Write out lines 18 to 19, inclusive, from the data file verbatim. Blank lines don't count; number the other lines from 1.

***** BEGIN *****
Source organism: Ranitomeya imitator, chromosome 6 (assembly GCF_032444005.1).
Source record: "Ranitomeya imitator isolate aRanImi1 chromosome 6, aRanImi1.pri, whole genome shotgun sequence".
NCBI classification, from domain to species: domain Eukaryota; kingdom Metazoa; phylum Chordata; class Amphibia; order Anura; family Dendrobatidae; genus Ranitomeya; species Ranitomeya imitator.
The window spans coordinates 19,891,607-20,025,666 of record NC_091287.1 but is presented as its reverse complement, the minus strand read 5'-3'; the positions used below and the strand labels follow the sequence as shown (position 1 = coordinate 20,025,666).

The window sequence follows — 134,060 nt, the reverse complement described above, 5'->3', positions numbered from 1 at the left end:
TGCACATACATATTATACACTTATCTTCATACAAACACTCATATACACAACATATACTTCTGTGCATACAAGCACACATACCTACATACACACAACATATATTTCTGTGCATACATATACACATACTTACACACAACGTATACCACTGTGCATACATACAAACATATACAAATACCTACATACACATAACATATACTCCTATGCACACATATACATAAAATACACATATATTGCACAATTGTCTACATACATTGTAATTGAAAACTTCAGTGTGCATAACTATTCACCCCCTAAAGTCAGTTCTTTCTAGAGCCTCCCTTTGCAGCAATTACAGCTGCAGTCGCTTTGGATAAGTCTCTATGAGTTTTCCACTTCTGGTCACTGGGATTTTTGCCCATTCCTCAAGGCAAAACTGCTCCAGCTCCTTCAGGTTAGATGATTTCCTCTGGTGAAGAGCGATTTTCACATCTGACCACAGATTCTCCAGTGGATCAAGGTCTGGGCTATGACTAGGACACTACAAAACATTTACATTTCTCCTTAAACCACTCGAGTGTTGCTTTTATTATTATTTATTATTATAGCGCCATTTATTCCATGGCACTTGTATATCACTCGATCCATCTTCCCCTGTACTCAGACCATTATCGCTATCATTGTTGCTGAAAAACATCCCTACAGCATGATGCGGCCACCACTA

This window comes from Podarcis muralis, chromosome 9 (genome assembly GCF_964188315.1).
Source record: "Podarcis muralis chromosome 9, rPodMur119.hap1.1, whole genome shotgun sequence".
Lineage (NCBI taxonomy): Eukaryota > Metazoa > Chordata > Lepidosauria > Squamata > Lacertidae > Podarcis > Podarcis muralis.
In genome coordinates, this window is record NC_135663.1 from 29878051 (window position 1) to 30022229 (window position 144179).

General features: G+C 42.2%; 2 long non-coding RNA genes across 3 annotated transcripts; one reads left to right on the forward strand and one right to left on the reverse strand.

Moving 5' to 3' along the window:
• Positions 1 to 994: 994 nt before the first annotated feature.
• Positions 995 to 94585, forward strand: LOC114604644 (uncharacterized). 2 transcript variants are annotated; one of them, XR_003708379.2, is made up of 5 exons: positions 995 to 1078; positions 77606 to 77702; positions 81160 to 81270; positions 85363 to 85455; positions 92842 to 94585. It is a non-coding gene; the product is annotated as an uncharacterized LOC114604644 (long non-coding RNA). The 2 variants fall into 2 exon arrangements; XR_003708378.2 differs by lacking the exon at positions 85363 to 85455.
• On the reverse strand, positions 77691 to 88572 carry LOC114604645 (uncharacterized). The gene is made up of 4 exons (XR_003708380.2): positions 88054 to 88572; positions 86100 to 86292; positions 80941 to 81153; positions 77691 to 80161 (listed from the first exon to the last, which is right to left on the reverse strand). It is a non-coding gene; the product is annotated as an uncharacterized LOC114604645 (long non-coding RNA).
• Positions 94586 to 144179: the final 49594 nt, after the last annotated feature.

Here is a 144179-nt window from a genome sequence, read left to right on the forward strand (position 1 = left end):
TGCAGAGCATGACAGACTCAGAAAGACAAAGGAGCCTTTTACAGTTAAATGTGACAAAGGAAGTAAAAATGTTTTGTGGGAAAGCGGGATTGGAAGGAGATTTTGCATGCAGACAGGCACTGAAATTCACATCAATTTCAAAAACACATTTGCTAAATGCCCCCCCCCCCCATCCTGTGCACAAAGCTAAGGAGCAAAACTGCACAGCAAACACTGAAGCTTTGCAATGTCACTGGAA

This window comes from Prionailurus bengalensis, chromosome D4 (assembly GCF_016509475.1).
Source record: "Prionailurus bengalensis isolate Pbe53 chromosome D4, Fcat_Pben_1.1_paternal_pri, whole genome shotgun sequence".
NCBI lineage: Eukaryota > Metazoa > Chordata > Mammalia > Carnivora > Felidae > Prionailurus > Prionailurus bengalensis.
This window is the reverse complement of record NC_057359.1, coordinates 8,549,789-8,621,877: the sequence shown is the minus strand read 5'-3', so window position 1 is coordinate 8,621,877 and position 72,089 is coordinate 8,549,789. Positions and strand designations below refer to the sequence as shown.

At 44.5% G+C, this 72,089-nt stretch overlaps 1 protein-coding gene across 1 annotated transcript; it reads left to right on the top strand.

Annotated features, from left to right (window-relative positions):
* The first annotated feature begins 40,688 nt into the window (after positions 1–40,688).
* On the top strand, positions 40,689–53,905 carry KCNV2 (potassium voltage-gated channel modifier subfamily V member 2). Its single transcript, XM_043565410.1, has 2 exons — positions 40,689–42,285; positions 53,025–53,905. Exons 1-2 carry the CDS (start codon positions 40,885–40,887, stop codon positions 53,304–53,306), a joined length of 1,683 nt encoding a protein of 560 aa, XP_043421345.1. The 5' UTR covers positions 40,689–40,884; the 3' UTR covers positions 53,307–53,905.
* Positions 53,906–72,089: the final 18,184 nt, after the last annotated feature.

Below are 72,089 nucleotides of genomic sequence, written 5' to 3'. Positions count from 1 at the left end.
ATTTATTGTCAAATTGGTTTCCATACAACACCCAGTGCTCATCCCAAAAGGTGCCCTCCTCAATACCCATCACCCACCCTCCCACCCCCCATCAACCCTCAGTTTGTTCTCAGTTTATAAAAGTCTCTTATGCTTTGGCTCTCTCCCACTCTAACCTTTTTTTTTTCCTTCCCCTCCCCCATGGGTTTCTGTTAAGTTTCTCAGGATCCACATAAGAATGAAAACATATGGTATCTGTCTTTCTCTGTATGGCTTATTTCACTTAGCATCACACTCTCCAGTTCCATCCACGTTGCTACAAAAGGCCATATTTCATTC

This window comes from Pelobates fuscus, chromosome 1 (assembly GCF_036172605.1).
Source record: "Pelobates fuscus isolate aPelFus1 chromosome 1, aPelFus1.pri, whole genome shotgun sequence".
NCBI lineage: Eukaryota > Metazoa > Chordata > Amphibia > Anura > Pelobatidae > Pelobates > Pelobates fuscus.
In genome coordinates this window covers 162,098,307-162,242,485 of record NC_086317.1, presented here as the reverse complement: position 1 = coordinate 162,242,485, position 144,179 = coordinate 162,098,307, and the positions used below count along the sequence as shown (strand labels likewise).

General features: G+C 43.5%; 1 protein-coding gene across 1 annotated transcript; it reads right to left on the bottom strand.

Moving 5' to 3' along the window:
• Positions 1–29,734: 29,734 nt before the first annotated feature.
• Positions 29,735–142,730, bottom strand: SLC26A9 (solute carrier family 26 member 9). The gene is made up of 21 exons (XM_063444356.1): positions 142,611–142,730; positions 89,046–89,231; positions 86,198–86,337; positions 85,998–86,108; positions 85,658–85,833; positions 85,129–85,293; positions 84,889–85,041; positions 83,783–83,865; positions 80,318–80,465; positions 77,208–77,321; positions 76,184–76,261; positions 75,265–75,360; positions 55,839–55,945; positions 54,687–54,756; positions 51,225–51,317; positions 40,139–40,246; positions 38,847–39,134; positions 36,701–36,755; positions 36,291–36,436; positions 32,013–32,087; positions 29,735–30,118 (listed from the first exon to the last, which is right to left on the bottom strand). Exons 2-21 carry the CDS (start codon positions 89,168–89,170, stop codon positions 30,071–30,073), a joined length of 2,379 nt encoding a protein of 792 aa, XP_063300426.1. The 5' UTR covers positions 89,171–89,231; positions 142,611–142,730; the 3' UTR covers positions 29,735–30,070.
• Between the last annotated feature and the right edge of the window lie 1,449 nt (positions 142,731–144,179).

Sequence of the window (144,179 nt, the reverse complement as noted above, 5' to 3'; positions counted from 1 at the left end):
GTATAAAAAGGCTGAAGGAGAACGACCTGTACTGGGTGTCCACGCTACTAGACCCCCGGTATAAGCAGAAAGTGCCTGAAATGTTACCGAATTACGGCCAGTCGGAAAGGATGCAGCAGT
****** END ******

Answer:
TGCAGAGCATGACAGACTCAGAAAGACAAAGGAGCCTTTTACAGTTAAATGTGACAAAGGAAGTAAAAATGTTTTGTGGGAAAGCGGGATTGGAAGGAGATTTTGCATGCAGACAGGCACTGAAATTCACATCAATTTCAAAAACACATTTGCTAAATGCCCCCCCCCCCCATCCTGTGCACAAAGCTAAGGAGCAAAACTGCACAGCAAACACTGAAGCTTTGCAATGTCACTGGAA

This window comes from Prionailurus bengalensis, chromosome D4 (assembly GCF_016509475.1).